(1884 - 1916)
Rembrandt Bugatti was active/lived in Italy, France. Rembrandt Bugatti is known for realistic animal sculpture, drawings.
Biography from the Archives of askART
An Italian sculptor whose reputation was for animal subjects, Rembrandt
Bugatti was born in Milan, Itlay to a family of artists including an
uncle, Giovanni Seguantini, a painter, and a brother, Ettore, a
sculptor. His mother left him for periods of time when he was a
child to lead a very secluded life and to deal with her bitterness at
her fragile health, exaserbated by the birth of Rembrandt.
Biography from Altermann Galleries and Auctioneers, I
At age 14, Rembrandt Bugatti had completed a sculptor of a farmer
leading cows that got the attention of his father and a sculptor,
Troubetzkoi, for its skill of execution. At Troubetzkoi's
suggestion, the young Bugatti enrolled in the Brera Academy of
Milan. Between 1900 and 1903, he worked intensely and then
exhibited for the first time at the Venice Biennale, something he also
did in 1907, 1909, 1910 and 1914.
He moved to Paris in 1904 with his parents, and there became an
exhibiting member of the National Society of Fine Art and spent much
time at the Garden of Plants observing animals, which he used as models
for his sculpture. His father, a furniture manufacturer, closed
his Milan workshop because he was so taken with the art culture of
Paris, and was helpful to his son, who tended to be shy, in meeting
figures of the art world.
Bugatti gained gallery representation shortly after his arrival in
Paris with Hebrard Gallery, owned by Adrien-Aurelien Hebrard, who had
Bugatti sign a contract of exclusivity. (It was co-signed by his
father because Rembrandt was not of legal age). It was a
successful arrangment financially for Hebrard but frustrating because
Bugatti was not getting what he felt was a fair share of the profits
and was filling many commissions of small works, which he called
'living room' pieces, rather than the larger pieces he preferred.
However, he was living with his parents so did not have trouble with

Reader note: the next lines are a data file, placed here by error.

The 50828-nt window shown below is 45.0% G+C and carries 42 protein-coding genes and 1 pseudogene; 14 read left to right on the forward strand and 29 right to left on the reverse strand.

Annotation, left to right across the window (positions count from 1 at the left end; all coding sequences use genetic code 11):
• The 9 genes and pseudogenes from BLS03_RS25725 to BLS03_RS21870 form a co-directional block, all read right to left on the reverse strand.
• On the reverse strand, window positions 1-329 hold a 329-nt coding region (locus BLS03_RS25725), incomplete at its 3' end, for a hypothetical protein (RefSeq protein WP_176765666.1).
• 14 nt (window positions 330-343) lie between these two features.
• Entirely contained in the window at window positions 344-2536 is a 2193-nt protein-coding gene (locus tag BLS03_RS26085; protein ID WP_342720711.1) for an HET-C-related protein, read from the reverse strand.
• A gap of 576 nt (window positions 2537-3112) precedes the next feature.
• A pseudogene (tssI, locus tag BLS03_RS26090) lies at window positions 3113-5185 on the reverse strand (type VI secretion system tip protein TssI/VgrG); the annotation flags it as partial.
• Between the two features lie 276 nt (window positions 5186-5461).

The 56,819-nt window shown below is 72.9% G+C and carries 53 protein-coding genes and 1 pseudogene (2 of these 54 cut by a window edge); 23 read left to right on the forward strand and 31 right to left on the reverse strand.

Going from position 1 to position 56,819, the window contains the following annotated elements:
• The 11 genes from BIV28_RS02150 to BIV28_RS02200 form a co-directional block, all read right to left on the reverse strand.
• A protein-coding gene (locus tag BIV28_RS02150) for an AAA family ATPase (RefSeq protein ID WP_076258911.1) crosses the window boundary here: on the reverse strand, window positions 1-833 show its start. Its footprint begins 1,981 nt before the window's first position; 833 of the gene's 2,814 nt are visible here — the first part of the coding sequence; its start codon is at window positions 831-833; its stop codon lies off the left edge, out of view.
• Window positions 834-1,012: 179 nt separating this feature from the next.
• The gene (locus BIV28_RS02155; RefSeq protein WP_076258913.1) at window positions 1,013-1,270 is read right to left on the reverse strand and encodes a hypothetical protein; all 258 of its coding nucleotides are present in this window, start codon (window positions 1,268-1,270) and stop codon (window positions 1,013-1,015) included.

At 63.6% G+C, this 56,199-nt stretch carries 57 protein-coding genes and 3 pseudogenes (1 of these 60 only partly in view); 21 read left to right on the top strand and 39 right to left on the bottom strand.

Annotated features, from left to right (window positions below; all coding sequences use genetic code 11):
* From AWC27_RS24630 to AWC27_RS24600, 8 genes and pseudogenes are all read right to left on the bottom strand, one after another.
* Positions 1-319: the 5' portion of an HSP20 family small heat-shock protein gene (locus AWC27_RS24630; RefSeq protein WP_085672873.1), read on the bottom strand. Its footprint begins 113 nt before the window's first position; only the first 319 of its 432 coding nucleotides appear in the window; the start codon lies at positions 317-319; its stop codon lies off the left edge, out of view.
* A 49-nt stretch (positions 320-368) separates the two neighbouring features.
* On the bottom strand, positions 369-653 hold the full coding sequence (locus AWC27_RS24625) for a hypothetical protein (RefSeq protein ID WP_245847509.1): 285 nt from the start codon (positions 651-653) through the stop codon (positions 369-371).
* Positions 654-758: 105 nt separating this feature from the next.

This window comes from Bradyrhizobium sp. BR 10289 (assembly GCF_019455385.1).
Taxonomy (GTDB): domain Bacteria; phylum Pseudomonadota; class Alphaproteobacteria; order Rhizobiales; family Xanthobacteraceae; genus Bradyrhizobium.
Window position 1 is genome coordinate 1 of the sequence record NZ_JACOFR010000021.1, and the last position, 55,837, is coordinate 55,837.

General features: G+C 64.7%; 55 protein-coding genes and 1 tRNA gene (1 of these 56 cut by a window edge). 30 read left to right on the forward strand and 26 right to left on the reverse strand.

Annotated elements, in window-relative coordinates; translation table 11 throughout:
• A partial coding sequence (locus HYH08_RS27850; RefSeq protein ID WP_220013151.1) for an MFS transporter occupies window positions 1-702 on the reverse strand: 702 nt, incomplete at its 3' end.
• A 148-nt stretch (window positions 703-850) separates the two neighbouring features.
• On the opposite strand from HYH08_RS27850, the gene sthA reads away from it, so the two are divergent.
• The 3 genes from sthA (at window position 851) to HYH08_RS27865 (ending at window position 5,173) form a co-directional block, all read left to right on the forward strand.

board and room expenses.
In 1905, he began exhibiting for the next eleven years at the Autumn
Show, held annually at the Grand Palais near the Champs Elyssees.
During this period, in addition to animals, he is also sculpting many
Two years later, in 1907, he began a seven-year period in Belgium,
invited by members of the Royal Society of Zoology in Antwerp to be a
part of their exhibitions and attend workshops. For Bugatti, an
added bonus was the quality of the Antwerp Zoo. Room and board was
not a part of the arrangement, but he found welcome lodging in the
family of the General Consul from France in Antwerp.
He spent much time at the Zoo, but does not socialize much with other
artists and shows discomfort in being with people socially. Also
he has financial problems, one of the reasons attributed to his
extravagance in buying clothes for himself. Although preferring
to work in Belgium, he travels often to Paris to meet with Hebrard, but
gradually loses interest in marketing his sculptures. His health
deteriorates, and he receives the diagnosis of tuberculosis.
In December 1909, Rembrandt's brother, Ettore, opened a factory for his
automobiles, the beginnings of the famous Ettore Bugatti Motorcars, and
living in a luxurious villa at Molsheim in the Alsace District of
France, hosts his family including Rembrandt for Christmas. The
following June, Rembrandt, age 26, exhibited at the Royal Society of
Zoology in Antwerp and was highly praised. In 1912, sponsored by
Hebrard, he received the rank of Chevalier of Legion of Honour of
France, and in November 1913, he was highly lauded in an art critic's
review for a monthly, Art and Decoration. However, his
inclination to be solitary increased along with mental
depression. In a letter to Ettore, he referred to his days as
being "monotonous, without enjoyment nor pleasure." In 1914, he
became a stretcher-bearer for the Red Cross in a Belgian section in the